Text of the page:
Using new biomarker data from the 2010 pilot round of the Longitudinal Aging Study in India (LASI), we investigate education, gender, and state-level disparities in health. We find that hemoglobin level, a marker for anemia, is lower for respondents with no schooling (0.7 g/dL less in the adjusted model) compared to those with some formal education and is also lower for females than for males (2.0 g/dL less in the adjusted model). In addition, we find that about one third of respondents in our sample aged 45 or older have high C-reaction protein (CRP) levels (>3 mg/L), an indicator of inflammation and a risk factor for cardiovascular disease. We find no evidence of educational or gender differences in CRP, but there are significant state-level disparities, with Kerala residents exhibiting the lowest CRP levels (a mean of 1.96 mg/L compared to 3.28 mg/L in Rajasthan, the state with the highest CRP). We use the Blinder–Oaxaca decomposition approach to explain group-level differences, and find that state-level disparities in CRP are mainly due to heterogeneity in the association of the observed characteristics of respondents with CRP, rather than differences in the distribution of endowments across the sampled state populations.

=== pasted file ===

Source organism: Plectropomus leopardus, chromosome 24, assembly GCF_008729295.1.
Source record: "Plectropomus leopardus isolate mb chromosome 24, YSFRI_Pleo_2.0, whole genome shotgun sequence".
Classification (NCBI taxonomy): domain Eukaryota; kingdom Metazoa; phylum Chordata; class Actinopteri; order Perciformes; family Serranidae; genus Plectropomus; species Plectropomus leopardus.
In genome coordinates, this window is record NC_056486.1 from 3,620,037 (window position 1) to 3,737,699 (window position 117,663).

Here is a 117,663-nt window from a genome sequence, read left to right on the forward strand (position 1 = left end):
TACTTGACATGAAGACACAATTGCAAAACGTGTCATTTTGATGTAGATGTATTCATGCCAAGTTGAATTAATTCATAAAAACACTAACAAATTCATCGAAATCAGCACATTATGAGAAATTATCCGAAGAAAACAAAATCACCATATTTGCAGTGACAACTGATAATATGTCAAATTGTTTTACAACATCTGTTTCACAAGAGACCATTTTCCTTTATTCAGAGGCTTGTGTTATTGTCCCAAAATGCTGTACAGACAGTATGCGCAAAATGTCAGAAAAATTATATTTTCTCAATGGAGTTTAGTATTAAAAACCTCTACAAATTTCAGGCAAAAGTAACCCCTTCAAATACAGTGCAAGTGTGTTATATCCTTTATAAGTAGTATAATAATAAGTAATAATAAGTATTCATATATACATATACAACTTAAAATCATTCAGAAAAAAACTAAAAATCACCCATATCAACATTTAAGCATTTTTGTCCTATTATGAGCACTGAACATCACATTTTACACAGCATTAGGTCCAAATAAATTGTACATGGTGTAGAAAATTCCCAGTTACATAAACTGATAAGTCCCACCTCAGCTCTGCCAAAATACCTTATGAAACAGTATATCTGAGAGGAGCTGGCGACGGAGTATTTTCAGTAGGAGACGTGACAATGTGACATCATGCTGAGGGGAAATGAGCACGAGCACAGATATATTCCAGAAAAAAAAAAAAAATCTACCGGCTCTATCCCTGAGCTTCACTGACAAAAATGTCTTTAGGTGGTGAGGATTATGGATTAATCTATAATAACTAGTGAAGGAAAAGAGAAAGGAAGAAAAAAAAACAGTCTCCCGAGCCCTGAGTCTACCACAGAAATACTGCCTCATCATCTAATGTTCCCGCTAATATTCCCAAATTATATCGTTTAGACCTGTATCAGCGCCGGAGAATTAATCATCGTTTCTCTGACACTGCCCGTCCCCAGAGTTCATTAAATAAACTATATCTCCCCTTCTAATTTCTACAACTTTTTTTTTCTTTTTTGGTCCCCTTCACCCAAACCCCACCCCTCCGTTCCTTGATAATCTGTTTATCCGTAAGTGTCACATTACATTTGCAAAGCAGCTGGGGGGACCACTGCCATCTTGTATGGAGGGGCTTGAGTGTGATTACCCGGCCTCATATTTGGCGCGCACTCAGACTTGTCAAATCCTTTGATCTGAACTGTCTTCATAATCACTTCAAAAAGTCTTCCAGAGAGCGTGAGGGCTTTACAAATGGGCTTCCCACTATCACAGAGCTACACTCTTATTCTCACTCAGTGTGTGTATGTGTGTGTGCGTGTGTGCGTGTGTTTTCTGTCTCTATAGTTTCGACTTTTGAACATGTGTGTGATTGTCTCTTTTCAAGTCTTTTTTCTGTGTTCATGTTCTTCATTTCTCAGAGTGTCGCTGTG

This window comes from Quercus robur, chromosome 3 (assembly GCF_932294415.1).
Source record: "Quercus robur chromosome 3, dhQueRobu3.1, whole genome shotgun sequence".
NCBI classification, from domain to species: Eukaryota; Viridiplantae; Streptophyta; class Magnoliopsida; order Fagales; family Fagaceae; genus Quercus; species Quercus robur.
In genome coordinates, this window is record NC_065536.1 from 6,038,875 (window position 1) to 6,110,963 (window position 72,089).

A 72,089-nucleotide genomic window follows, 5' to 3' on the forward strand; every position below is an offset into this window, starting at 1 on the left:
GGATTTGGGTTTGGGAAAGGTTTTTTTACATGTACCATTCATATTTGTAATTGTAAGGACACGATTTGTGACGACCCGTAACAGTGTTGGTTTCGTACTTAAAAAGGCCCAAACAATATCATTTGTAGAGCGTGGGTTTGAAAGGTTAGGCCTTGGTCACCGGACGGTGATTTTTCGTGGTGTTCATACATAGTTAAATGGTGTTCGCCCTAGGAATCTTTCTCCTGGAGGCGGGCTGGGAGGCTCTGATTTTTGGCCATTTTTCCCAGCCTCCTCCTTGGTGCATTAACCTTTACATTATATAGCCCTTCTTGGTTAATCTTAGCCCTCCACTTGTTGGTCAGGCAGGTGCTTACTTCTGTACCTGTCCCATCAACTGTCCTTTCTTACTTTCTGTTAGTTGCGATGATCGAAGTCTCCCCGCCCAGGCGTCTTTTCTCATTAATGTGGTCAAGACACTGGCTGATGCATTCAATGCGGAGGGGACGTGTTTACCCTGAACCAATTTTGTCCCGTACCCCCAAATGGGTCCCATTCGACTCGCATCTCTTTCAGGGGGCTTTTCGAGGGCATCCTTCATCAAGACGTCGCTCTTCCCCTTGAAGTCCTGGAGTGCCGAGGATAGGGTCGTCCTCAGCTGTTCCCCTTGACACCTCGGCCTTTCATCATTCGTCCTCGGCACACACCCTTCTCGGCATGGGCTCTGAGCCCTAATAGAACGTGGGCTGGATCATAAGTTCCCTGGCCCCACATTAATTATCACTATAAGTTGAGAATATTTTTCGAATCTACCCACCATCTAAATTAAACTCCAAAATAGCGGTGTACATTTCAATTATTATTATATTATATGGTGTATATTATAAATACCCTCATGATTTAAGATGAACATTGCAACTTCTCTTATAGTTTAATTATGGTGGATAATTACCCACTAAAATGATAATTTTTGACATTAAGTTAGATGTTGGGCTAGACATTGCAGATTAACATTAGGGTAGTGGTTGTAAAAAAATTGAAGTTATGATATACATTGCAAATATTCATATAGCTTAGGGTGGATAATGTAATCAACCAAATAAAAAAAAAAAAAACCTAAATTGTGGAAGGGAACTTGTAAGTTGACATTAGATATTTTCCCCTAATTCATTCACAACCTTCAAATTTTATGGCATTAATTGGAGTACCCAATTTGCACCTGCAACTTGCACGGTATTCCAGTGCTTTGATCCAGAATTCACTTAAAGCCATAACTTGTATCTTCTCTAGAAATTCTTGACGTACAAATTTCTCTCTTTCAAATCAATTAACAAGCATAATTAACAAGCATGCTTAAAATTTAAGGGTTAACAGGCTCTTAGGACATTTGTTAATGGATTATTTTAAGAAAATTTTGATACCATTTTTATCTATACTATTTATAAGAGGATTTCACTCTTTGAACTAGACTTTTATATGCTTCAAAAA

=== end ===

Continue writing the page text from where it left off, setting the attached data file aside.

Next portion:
The Longitudinal Aging Study in India (LASI) is a groundbreaking nationally-representative, longitudinal survey to examine aging and retirement among India’s 45+ population. It is a joint undertaking of the Harvard T.H. Chan School of Public Health, the International Institute for Population Sciences (IIPS) in Mumbai, India, and the University of Southern California (USC).